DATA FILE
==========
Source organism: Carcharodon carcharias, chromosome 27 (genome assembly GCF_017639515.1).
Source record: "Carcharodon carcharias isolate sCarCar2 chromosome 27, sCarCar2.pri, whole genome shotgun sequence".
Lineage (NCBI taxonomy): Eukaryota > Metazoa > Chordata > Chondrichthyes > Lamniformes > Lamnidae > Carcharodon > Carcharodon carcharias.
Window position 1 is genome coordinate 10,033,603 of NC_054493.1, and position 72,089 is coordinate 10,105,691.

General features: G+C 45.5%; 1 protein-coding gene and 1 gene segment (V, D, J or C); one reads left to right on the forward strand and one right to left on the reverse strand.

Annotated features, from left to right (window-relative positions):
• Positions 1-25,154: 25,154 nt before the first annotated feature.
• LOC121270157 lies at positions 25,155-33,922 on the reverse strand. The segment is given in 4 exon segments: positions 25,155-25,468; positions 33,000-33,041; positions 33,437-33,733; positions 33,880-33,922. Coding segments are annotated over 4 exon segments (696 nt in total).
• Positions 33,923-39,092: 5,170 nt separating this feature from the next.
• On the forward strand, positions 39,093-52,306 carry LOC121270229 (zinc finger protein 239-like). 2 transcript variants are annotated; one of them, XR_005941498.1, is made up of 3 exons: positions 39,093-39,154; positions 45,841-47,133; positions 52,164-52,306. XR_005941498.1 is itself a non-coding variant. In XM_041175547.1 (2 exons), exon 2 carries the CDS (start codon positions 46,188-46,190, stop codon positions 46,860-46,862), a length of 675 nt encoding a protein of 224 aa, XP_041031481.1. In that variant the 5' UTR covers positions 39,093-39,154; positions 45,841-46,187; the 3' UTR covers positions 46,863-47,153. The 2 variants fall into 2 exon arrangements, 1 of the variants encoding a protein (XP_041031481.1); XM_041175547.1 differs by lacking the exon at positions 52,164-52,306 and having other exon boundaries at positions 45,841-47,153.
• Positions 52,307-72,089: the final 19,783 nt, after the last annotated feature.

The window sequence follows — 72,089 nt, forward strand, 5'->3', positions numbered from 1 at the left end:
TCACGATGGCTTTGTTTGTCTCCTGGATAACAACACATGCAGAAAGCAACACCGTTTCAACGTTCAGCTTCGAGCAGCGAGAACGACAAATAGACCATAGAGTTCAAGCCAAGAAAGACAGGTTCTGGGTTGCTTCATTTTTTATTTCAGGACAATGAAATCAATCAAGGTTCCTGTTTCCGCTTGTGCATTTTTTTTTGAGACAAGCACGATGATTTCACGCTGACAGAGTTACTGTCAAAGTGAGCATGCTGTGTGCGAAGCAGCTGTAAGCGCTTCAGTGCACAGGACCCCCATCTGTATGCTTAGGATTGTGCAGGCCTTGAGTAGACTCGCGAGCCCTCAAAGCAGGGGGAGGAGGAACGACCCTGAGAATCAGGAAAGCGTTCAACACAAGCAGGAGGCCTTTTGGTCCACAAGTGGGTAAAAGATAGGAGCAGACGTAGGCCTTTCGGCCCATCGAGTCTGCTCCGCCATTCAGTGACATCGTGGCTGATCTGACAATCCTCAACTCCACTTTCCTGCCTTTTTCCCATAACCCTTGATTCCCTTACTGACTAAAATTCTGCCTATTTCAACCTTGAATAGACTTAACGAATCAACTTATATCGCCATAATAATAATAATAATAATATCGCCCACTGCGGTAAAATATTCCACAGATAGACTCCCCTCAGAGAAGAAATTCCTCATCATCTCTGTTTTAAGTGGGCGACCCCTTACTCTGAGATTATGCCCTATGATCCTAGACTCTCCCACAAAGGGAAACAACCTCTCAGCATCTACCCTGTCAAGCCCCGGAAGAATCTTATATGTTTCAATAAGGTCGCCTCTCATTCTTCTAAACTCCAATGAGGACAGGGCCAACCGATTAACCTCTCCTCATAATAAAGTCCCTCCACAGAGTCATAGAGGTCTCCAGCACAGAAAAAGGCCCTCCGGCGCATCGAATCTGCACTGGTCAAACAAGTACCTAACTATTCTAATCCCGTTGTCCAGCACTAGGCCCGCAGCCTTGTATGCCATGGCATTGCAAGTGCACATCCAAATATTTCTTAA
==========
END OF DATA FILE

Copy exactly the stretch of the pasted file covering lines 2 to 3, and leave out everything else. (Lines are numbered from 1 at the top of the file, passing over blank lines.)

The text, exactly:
Source record: "Carcharodon carcharias isolate sCarCar2 chromosome 27, sCarCar2.pri, whole genome shotgun sequence".
Lineage (NCBI taxonomy): Eukaryota > Metazoa > Chordata > Chondrichthyes > Lamniformes > Lamnidae > Carcharodon > Carcharodon carcharias.